The IMF is carefully monitoring new digital currencies such as Bitcoin, which it says are prone to fraud and can be used for money laundering. “We have seen a flourishing of cryptocurrencies. There are now more than 100. That has stability implications eventually. We do not think it is systemic at this point in time but regulators and supervisors have to be watchful.” Lagarde expressed concern at the growing threat of a trade war between the US and China, saying that protectionism posed a threat to the upswing in the global economy and to an international system that had served countries well.

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Facebook is peanuts.

Bill Gates Backs Plan to Surveil the Entire Planet From Space (Gizmodo)

EarthNow is a new company looking to provide satellite imagery and live video in virtually real-time. Its unsettling pitch describes a network of satellites that can see any corner of the globe and provide live video with a latency of about a second. And a look at the startup’s top investors gives a lot of confidence that this thing is happening. On Wednesday, EarthNow announced that it will emerge from the Intellectual Ventures ISF Incubator to become a full-scale commercial business. Its first round of investors is comprised of a small group of complimentary powerhouses: AirBus, the SoftBank Group, Bill Gates, and satellite-industry vet Greg Wyler.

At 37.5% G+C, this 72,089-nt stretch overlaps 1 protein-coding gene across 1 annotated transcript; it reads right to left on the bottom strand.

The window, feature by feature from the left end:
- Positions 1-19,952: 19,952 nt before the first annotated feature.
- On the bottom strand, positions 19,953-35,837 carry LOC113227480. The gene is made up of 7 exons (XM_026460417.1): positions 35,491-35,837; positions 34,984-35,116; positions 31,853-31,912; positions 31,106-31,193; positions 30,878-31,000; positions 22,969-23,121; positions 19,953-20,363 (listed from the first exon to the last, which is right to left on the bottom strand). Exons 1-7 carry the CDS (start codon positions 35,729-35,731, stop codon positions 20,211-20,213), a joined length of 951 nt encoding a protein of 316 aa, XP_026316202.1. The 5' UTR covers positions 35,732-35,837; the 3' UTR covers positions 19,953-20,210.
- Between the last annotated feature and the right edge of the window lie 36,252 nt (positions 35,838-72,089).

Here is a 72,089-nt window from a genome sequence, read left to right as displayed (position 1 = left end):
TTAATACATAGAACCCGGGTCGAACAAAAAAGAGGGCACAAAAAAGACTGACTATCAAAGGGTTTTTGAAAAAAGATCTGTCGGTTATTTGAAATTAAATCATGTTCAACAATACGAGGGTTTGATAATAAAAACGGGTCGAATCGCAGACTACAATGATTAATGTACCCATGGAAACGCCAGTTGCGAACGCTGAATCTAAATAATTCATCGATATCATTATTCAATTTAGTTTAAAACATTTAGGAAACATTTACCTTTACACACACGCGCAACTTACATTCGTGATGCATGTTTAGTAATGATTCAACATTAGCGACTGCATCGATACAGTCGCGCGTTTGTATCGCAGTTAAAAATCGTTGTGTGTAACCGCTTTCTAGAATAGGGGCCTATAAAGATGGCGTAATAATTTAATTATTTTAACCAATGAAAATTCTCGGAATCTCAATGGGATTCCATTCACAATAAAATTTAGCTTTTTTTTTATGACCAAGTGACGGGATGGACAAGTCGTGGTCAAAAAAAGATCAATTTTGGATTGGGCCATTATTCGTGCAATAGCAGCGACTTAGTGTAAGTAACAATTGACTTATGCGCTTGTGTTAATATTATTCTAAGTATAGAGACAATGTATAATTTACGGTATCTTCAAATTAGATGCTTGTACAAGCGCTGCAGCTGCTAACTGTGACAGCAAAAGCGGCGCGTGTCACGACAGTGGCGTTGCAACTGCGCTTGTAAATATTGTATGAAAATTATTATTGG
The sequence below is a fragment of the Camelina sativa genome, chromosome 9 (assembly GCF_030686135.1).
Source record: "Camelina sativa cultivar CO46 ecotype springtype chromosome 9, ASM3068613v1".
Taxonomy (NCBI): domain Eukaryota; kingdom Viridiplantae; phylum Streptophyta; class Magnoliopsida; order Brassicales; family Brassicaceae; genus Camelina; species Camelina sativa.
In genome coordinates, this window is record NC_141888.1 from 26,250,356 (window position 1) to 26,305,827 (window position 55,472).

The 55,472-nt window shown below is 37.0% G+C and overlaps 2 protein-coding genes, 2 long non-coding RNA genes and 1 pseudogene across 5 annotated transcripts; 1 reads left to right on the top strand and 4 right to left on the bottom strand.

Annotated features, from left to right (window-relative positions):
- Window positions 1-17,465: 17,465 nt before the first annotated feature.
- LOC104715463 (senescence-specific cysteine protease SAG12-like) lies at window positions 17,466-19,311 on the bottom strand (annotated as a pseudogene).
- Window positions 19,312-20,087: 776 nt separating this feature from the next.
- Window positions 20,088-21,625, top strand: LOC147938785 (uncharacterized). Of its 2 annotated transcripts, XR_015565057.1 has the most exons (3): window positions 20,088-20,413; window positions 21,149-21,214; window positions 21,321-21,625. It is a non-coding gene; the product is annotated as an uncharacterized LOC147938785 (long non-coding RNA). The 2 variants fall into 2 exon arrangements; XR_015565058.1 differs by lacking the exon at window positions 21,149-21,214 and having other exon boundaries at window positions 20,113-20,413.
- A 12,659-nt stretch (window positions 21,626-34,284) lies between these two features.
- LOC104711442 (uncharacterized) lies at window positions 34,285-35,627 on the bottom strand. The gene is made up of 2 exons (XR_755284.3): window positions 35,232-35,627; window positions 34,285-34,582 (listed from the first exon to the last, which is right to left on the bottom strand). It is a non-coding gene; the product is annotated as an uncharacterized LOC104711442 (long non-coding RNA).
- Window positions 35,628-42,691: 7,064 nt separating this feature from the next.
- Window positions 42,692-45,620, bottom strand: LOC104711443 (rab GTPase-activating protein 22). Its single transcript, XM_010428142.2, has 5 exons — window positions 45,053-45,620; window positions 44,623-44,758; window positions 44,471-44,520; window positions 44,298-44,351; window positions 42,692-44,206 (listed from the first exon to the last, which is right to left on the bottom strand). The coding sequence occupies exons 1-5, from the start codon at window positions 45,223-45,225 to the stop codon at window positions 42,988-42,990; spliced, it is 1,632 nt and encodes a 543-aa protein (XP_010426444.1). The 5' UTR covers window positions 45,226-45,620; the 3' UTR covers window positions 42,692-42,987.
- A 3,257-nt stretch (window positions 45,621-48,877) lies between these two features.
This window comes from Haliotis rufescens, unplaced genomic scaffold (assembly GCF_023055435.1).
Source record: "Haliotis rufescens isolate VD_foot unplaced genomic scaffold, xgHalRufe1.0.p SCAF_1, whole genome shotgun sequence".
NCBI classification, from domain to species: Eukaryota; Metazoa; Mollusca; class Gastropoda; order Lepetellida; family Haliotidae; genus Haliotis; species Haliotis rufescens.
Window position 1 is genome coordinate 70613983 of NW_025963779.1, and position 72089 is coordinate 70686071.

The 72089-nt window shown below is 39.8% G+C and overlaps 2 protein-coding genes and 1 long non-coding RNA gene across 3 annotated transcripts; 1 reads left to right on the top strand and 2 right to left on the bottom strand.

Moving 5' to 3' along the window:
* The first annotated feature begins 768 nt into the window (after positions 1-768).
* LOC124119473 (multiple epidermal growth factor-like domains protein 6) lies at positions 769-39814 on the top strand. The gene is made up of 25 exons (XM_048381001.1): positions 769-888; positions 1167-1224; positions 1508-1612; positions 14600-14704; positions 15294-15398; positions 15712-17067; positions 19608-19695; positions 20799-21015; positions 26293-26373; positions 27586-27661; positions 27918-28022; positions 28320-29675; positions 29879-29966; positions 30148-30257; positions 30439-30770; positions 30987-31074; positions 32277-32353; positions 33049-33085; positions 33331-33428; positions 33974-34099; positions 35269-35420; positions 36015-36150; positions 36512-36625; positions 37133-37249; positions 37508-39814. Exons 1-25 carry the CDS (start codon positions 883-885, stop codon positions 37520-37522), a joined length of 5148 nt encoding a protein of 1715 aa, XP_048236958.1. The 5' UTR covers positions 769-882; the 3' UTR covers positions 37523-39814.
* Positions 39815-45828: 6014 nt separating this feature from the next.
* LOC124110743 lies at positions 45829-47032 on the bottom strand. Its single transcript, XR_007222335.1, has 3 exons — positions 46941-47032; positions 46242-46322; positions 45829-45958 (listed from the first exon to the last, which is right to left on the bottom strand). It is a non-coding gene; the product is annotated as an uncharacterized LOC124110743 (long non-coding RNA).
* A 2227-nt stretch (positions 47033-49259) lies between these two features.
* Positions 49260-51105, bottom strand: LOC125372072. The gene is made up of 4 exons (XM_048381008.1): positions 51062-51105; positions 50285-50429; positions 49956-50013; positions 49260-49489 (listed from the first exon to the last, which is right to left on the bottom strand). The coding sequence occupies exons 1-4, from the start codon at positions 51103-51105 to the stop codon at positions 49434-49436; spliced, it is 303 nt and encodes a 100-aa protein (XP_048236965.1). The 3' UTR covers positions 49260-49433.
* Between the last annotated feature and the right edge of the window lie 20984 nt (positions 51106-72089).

The amount of the initial investment hasn’t been disclosed, but the announcement says the funding “focuses primarily on maturing the overall system design to deliver innovative and unique real-time Earth observation services.” That makes it sound like the company is in its very early stages, but don’t be so sure. Wyler’s OneWeb has already deployed highly advanced satellites with a blazing fast 130ms latency and its goal is to have a constellation of hundreds of satellites beaming broadband around the globe by 2020.

EarthNow will use an upgraded version of OneWeb’s technology with a lot of hardware power packed into a 500-pound unit. “Each satellite is equipped with an unprecedented amount of onboard processing power, including more CPU cores than all other commercial satellites combined,” the announcement says. The satellites will also do an onboard analysis of the live imagery using machine learning, but the company doesn’t go into detail about what it will analyze or why it would be necessary to dedicate that processing onboard.

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“Wall Street meets Apocalypse Now,..”

Palantir Knows Everything About You (BW)